Occupational exposure to NiONPs occurs in refining, electroplating, alloy production, and welding.7 Inhalation is the major route of NiONP exposure.8 Inhaled NiONPs are encountered by alveolar macrophages (AMs) and epithelial cells in the lungs. AMs phagocytize and clear particles through the mucociliary escalator and/or lymphatic systems. Inhalation of NiONPs has been associated with pulmonary inflammation, granulomas, and interstitial fibrosis.3,9 Accumulating evidence indicates that NiONP exposure can lead to neutrophil, eosinophil, and macrophage accumulation, followed by activation of cytokines, including tumor necrosis factor (TNF)-α, interleukin (IL)-1β, and IL-6.10 Inflammatory cells and cytokines play vital roles during the early inflammatory response and in lung injury induced by NiONPs. Consistent with these results, Capasso et al11 have shown that NiONPs are able to elicit the pro-inflammatory response through activation of nuclear factor (NF)-κB in lung epithelial cells. Although the pro-inflammatory response to NiONPs has been studied, the underlying molecular mechanism remains unknown.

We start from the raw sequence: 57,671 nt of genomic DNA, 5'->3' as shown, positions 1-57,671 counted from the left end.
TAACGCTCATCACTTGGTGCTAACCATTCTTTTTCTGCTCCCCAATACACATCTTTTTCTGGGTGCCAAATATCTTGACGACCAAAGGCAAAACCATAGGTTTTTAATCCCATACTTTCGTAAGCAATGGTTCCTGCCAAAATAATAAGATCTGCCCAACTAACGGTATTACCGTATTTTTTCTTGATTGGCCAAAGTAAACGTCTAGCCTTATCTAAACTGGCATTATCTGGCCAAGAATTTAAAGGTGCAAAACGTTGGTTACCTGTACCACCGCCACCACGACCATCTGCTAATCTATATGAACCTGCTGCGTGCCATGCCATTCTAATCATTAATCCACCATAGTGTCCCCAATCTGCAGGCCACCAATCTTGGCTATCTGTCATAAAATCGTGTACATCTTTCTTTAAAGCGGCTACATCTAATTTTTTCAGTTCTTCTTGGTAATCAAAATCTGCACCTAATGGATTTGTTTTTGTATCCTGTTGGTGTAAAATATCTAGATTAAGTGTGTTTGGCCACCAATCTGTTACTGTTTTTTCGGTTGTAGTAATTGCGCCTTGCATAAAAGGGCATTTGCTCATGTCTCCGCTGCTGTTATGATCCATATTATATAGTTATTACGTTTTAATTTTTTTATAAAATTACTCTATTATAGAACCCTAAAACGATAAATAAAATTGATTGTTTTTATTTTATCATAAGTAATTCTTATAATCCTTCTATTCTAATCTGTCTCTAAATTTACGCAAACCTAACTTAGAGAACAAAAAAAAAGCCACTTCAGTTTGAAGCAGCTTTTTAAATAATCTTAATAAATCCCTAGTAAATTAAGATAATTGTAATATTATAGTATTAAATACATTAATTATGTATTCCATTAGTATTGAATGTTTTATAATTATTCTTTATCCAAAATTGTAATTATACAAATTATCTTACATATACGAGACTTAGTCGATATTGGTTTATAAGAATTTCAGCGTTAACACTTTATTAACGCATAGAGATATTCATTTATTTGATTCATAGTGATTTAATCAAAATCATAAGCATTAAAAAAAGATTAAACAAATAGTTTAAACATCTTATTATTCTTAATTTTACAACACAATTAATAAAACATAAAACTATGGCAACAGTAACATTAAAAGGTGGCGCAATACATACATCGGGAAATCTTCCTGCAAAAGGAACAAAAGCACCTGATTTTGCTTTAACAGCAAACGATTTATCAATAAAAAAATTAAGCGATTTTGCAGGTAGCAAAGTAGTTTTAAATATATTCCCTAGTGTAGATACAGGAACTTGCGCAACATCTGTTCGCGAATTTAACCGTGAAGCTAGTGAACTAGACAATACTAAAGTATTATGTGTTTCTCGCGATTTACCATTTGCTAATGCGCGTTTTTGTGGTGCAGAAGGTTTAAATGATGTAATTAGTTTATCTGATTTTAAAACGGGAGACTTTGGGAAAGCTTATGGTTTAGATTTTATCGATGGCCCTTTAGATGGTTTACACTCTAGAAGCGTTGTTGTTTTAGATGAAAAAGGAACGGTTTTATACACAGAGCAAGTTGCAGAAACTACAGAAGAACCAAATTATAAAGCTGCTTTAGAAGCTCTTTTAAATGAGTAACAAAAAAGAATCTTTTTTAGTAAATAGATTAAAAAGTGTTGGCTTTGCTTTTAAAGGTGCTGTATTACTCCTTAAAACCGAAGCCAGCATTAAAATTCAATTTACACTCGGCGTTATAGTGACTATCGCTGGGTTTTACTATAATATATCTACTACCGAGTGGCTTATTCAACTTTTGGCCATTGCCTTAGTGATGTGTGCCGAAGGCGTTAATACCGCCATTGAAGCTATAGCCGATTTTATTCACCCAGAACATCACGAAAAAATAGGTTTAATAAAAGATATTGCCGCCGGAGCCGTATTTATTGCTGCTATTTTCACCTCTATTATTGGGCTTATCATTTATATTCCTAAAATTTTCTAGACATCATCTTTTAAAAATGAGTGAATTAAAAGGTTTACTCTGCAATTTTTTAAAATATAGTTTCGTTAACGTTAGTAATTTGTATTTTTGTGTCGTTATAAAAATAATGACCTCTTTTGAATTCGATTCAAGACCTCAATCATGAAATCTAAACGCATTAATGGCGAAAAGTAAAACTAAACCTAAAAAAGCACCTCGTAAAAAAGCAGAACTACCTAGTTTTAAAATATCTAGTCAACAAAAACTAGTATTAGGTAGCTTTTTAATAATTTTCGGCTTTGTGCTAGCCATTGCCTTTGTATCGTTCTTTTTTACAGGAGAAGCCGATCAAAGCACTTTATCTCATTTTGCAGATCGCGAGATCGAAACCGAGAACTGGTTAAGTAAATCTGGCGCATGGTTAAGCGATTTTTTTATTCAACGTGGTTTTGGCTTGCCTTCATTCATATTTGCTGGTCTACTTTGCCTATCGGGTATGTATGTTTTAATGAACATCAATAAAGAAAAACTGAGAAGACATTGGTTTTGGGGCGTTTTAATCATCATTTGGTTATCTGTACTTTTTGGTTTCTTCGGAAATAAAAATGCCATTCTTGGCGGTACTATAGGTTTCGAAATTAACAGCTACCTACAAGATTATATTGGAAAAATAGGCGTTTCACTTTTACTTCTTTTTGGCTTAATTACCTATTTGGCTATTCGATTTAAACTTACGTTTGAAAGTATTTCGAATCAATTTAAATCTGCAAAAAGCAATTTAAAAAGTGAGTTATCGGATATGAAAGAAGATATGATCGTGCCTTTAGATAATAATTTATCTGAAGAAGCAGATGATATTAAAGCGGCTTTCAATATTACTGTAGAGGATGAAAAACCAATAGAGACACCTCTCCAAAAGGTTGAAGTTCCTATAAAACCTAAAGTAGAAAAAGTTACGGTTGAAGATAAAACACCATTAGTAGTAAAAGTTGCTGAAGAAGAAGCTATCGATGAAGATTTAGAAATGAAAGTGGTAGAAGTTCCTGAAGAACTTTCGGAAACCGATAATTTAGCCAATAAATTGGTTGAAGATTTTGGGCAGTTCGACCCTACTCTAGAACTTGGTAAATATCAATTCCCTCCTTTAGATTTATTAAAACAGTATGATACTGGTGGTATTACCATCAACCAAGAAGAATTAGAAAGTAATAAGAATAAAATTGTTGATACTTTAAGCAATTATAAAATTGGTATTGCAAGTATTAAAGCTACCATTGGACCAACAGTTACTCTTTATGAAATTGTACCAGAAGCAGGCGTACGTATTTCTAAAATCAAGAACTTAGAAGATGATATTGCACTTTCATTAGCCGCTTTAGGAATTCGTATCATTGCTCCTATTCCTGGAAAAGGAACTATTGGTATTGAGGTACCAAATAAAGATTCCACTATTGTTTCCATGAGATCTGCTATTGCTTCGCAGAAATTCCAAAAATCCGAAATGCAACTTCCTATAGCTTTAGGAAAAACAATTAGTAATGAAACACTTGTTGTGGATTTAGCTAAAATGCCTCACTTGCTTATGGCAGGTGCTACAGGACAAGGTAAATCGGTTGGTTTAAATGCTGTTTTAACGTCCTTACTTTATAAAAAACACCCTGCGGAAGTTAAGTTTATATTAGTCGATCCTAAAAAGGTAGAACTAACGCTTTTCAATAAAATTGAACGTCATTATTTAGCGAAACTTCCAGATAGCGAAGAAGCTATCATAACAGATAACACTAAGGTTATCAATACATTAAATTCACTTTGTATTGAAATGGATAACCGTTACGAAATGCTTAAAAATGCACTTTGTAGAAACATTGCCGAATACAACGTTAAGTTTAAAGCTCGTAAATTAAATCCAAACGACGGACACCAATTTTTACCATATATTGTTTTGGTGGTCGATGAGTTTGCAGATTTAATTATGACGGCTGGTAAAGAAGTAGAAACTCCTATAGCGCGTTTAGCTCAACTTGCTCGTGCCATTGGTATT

Recent studies have revealed the key roles of inflammasomes in inflammation, innate immunity, and tissue remodeling.12 Among the several types of inflammasomes, the NLRP3 (nucleotide oligomerization domain-like receptor family, pyrin domain containing 3) inflammasome is involved in sensing endogenous danger signals and orchestrating inflammatory responses and cell stress, and it is also associated with various inflammatory diseases, such as acute lung injury, silicosis, diabetes, and obesity.13,14 Recently, numerous studies have indicated that the NLRP3 inflammasome is triggered by environmental fibers and NPs, including silica, carbon nanotubes (CNTs), titanium oxide NPs, cerium oxide NPs, and silver NPs.15,16 In addition, recent studies have shown that NPs with various physicochemical properties activate the NLRP3 inflammasome, suggesting the important role of this inflammasome in mediating the host defense system against NP exposure. Activation of the NLRP3 inflammasome in macrophages, in addition to IL-1β signaling, has been shown to be necessary for CNT-induced inflammation.17,18 Moreover, Nlrp3-deficient mice have been shown to exhibit reduced pulmonary inflammation and inflammatory cytokine production following exposure to asbestos compared with wild-type mice.19 Ni2+ contamination of multi-walled CNTs is related to particle bioactivity and is correlated with NLRP3 inflammasome activation.20 However, whether NLRP3 inflammasome activation participates in NiONP-induced IL-1β release and pulmonary inflammation is unclear. Furthermore, the mechanisms of the NP-mediated activation of the NLRP3 inflammasome remain elusive.